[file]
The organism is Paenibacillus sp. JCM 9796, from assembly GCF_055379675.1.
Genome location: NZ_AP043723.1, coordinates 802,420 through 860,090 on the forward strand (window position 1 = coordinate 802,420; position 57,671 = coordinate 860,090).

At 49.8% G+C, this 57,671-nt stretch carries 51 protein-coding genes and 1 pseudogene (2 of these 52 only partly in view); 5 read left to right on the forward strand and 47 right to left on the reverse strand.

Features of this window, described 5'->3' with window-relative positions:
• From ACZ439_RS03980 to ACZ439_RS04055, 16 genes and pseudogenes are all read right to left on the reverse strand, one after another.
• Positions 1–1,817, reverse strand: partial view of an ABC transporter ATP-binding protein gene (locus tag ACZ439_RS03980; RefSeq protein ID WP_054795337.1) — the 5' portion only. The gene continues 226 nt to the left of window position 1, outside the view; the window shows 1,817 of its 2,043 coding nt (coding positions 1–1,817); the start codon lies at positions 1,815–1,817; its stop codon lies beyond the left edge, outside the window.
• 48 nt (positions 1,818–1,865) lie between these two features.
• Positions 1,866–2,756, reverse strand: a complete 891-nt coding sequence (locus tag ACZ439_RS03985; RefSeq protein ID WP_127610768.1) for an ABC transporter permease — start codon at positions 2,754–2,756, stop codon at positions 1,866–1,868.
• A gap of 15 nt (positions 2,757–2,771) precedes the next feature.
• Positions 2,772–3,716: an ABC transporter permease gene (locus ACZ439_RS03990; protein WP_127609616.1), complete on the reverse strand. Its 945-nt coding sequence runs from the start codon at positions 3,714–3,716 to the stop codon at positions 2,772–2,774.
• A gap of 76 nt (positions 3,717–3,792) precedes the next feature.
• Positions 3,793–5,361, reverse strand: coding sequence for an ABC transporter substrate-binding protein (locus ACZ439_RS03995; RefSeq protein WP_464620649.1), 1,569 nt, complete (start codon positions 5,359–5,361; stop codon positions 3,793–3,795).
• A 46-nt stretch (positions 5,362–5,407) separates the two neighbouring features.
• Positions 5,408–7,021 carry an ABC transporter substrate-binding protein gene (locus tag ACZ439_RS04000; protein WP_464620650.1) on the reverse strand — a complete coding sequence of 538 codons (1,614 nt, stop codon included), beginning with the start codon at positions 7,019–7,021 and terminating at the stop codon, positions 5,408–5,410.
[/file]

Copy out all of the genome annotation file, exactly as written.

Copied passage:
The organism is Paenibacillus sp. JCM 9796, from assembly GCF_055379675.1.
Genome location: NZ_AP043723.1, coordinates 802,420 through 860,090 on the forward strand (window position 1 = coordinate 802,420; position 57,671 = coordinate 860,090).

At 49.8% G+C, this 57,671-nt stretch carries 51 protein-coding genes and 1 pseudogene (2 of these 52 only partly in view); 5 read left to right on the forward strand and 47 right to left on the reverse strand.

Features of this window, described 5'->3' with window-relative positions:
• From ACZ439_RS03980 to ACZ439_RS04055, 16 genes and pseudogenes are all read right to left on the reverse strand, one after another.
• Positions 1–1,817, reverse strand: partial view of an ABC transporter ATP-binding protein gene (locus tag ACZ439_RS03980; RefSeq protein ID WP_054795337.1) — the 5' portion only. The gene continues 226 nt to the left of window position 1, outside the view; the window shows 1,817 of its 2,043 coding nt (coding positions 1–1,817); the start codon lies at positions 1,815–1,817; its stop codon lies beyond the left edge, outside the window.
• 48 nt (positions 1,818–1,865) lie between these two features.
• Positions 1,866–2,756, reverse strand: a complete 891-nt coding sequence (locus tag ACZ439_RS03985; RefSeq protein ID WP_127610768.1) for an ABC transporter permease — start codon at positions 2,754–2,756, stop codon at positions 1,866–1,868.
• A gap of 15 nt (positions 2,757–2,771) precedes the next feature.
• Positions 2,772–3,716: an ABC transporter permease gene (locus ACZ439_RS03990; protein WP_127609616.1), complete on the reverse strand. Its 945-nt coding sequence runs from the start codon at positions 3,714–3,716 to the stop codon at positions 2,772–2,774.
• A gap of 76 nt (positions 3,717–3,792) precedes the next feature.
• Positions 3,793–5,361, reverse strand: coding sequence for an ABC transporter substrate-binding protein (locus ACZ439_RS03995; RefSeq protein WP_464620649.1), 1,569 nt, complete (start codon positions 5,359–5,361; stop codon positions 3,793–3,795).
• A 46-nt stretch (positions 5,362–5,407) separates the two neighbouring features.
• Positions 5,408–7,021 carry an ABC transporter substrate-binding protein gene (locus tag ACZ439_RS04000; protein WP_464620650.1) on the reverse strand — a complete coding sequence of 538 codons (1,614 nt, stop codon included), beginning with the start codon at positions 7,019–7,021 and terminating at the stop codon, positions 5,408–5,410.